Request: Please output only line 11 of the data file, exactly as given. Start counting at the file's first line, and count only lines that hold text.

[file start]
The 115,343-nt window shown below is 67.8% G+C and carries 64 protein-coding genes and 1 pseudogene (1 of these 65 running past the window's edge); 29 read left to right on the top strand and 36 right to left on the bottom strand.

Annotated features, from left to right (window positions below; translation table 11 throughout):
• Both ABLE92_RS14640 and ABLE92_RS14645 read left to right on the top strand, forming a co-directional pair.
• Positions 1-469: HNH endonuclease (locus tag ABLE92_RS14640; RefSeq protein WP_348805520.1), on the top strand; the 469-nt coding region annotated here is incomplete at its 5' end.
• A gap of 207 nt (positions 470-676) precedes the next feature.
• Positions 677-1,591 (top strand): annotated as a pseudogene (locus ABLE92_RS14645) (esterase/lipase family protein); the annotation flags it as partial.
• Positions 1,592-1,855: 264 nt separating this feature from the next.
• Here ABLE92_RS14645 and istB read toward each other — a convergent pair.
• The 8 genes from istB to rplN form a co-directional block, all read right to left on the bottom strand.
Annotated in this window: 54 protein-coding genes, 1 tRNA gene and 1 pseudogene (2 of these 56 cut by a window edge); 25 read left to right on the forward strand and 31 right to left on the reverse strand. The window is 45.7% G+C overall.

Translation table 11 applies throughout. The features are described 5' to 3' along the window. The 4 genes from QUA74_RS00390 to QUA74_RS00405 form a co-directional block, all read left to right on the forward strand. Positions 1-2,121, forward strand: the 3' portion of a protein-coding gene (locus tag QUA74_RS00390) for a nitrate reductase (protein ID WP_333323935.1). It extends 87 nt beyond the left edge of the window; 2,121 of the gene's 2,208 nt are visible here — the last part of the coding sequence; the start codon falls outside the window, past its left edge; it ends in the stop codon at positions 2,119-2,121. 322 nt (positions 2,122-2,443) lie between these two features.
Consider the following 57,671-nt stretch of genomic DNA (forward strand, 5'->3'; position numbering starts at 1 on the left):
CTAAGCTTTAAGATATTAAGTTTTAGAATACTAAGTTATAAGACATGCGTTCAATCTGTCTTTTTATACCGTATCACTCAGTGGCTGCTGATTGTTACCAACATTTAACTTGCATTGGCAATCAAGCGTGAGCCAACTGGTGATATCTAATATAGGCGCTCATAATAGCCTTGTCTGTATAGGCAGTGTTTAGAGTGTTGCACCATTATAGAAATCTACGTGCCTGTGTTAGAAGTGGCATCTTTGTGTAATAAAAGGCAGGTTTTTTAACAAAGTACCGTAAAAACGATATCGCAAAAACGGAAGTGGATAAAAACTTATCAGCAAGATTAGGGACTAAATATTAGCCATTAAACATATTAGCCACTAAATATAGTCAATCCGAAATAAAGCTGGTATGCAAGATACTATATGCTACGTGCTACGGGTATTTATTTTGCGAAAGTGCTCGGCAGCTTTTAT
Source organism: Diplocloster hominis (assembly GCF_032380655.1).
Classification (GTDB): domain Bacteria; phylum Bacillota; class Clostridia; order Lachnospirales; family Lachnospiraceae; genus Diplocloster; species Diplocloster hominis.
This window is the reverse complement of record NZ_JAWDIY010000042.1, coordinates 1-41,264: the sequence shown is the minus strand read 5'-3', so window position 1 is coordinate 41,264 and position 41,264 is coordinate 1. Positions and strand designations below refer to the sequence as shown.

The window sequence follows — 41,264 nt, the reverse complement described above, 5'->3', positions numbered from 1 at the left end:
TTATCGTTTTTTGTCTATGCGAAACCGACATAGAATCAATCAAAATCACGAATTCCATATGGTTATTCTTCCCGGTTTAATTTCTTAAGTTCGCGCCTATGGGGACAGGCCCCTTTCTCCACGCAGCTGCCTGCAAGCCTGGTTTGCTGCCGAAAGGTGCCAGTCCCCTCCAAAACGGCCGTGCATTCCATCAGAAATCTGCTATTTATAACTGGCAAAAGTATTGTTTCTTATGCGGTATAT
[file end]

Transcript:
Translation table 11 applies throughout. The features are described 5' to 3' along the window. The 4 genes from QUA74_RS00390 to QUA74_RS00405 form a co-directional block, all read left to right on the forward strand. Positions 1-2,121, forward strand: the 3' portion of a protein-coding gene (locus tag QUA74_RS00390) for a nitrate reductase (protein ID WP_333323935.1). It extends 87 nt beyond the left edge of the window; 2,121 of the gene's 2,208 nt are visible here — the last part of the coding sequence; the start codon falls outside the window, past its left edge; it ends in the stop codon at positions 2,119-2,121. 322 nt (positions 2,122-2,443) lie between these two features.